Life's not fair and it never has been - for anyone. Some get cake and some get the burnt ends. Neither is fair. It happens. She may one day figure out that she is extremely lucky to have the opportunities she is now taking for granted. I'm a cynic. I doubt that will happen.

  •  "Sour Grapes" is not when you complain about (5+ / 0-)
    Recommended by:
    NE2, northsylvania, nominalize, JBL55, ColoTim

    not getting something.  Sour Grapes is when you can't get something and then claim it wasn't worth getting.

    "The grapes were probably sour anyway" said the fox in the original fable.

    •  Yep (1+ / 0-)
      Recommended by:

      Sour Grapes is when you can't get something and then claim it wasn't worth getting.

      Yes, exactly. But we are polite people here on DKos and would not presume to tell all of those people in threads like this who say stuff like, "Ivy League schools aren't that great. The students aren't that smart and you don't really learn anything there, anyway," are full of "sour grapes."

  •  I mostly give her a pass (4+ / 0-)
    Recommended by:
    Cobbler, GreenMother, JBL55, emal

    Applying to college is one of the most stressful parts of high school, wrought with a lot of angst and confusion about your future.

    While certainly Weiss should have applied herself more in high school and worked harder (she admits to not having been a big achiever), the disappointment upon receiving those rejection letters can be crushing, and a lot of us had similar thoughts as she did when we got those thin envelopes.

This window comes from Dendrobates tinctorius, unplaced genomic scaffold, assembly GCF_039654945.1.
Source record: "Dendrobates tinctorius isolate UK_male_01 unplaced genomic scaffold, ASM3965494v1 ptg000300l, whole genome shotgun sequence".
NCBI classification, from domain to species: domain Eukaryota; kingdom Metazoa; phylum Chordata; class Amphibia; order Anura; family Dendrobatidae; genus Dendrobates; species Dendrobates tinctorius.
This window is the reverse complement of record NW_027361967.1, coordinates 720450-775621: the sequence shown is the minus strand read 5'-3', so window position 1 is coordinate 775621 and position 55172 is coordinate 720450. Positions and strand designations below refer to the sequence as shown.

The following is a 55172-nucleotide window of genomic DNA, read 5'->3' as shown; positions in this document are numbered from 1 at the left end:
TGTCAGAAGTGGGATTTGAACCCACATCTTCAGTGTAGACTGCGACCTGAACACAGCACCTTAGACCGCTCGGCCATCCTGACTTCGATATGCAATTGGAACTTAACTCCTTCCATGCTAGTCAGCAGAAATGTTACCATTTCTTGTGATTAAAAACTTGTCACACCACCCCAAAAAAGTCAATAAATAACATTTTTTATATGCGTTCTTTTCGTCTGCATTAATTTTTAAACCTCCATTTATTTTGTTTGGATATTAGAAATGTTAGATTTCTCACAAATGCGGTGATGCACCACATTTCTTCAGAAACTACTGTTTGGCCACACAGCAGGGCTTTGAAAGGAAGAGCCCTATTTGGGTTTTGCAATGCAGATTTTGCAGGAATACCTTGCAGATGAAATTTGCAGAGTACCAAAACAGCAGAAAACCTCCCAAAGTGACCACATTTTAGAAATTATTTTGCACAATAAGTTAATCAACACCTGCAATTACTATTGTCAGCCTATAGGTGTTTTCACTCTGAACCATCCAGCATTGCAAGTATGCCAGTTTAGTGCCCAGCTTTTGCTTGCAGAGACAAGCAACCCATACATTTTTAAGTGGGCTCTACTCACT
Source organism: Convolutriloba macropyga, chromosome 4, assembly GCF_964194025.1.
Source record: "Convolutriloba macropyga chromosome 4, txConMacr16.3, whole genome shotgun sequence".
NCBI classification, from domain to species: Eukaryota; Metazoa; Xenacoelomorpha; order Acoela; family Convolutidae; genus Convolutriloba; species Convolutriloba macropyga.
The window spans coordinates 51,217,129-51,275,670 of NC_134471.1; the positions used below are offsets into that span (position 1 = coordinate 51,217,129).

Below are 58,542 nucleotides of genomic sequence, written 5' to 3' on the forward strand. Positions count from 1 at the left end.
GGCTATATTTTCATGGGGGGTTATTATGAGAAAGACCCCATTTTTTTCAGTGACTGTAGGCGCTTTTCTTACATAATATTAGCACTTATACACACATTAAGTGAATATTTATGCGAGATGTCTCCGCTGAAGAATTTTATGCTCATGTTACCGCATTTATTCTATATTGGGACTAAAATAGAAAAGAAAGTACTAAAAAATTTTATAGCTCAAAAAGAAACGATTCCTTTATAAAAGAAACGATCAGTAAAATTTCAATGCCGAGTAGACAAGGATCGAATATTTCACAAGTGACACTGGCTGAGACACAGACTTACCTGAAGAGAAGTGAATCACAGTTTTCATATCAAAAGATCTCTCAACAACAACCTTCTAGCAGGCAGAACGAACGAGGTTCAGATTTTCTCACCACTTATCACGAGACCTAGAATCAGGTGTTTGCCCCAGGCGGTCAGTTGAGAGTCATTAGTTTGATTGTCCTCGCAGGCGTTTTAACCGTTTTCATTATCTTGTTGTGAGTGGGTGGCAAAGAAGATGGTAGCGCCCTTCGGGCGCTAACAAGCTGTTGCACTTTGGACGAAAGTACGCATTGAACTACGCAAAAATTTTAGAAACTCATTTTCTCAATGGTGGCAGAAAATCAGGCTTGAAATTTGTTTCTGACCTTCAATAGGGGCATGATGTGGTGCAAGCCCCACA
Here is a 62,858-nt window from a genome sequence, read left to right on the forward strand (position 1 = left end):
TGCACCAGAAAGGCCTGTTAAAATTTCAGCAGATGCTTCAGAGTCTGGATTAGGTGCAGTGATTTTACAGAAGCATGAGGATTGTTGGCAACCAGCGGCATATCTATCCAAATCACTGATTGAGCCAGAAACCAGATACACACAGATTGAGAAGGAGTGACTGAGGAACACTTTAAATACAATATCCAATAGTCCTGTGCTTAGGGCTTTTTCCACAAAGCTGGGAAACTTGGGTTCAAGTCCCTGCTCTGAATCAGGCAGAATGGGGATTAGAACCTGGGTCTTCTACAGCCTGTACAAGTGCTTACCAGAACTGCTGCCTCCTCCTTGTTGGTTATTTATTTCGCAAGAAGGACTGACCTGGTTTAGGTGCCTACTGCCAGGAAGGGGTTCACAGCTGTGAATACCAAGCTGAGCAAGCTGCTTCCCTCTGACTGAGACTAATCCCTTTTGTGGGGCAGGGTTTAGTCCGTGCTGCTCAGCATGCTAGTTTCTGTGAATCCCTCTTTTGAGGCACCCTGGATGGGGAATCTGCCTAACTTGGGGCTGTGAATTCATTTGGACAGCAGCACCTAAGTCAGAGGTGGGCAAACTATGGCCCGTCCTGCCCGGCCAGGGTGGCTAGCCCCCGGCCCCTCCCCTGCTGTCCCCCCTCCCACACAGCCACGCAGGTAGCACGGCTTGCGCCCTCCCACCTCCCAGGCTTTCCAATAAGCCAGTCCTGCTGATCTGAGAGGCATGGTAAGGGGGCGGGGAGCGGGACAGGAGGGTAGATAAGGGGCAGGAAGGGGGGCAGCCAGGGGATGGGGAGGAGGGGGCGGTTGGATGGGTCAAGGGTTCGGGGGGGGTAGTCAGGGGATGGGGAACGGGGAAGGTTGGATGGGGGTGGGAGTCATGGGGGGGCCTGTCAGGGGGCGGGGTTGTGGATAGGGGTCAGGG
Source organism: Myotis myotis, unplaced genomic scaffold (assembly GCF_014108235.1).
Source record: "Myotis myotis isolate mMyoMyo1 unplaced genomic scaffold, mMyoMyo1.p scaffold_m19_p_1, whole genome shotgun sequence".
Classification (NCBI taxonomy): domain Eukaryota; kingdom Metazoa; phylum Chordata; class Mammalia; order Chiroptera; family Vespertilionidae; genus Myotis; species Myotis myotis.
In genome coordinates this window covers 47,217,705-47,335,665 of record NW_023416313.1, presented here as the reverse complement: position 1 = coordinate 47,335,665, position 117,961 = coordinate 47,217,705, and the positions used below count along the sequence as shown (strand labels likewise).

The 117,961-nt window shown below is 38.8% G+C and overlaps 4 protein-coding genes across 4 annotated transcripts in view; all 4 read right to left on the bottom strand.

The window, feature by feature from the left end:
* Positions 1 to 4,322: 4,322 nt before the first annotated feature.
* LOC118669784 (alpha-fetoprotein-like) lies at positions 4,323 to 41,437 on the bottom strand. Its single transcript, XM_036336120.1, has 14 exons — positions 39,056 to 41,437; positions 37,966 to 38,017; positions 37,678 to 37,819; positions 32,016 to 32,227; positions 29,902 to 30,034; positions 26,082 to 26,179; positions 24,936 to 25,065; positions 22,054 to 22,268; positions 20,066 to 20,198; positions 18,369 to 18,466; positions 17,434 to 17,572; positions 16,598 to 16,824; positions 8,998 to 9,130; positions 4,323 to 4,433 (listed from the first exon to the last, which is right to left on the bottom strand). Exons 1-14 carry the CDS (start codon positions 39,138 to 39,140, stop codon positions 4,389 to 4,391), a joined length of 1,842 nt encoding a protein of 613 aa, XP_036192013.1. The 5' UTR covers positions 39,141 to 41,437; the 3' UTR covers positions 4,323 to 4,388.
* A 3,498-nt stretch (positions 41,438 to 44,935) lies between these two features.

Fortunately, however, we did not have a forum in which we articulated our bitter thoughts to a national audience, and most of us got over our disappointment and went on to do great things with our education, even if we weren't doing it from the springboard of our first choice college.

    I feel more sorry for her that she embarrassed herself. She's not different than a lot of us. The only difference is that she exposed herself at a bad moment for all to see.

  •  As a feminist I was amused that ... (0+ / 0-)

    ... when objections were raised she came out with the "only kidding" excuse.

    And as others have already pointed out, good satire doesn't need any explanation.

    "The fears of one class of men are not the measure of the rights of another." ~ George Bancroft (1800-1891)

    by JBL55 on Mon Apr 15, 2013 at 09:01:21 AM PDT

  •  Boo friggin' hoo to Ms. Weiss. (1+ / 0-)
    Recommended by:

    I have news for her.  My offspring did every bit as well as her, has an actual nice personality, had many activities and interests beyond the numbers; and in fact did get accepted by an Ivy.  Turned it down, so there was your spot, dear.  Too bad you're a self-important little....girl.

    You can't spell CRAZY without R-AZ.

    by rb608 on Mon Apr 15, 2013 at 10:00:13 AM PDT

  •  Am I crazy for thinking her list of skills isn't (1+ / 0-)
    Recommended by:

    all that impressive?  I had a 3.8 GPA (4.0) scale, a higher SAT score, volunteered for over 300 hours in high school, worked part-time during the school year and full time in the summer and was rejected by every Ivy league school I applied  (which was two).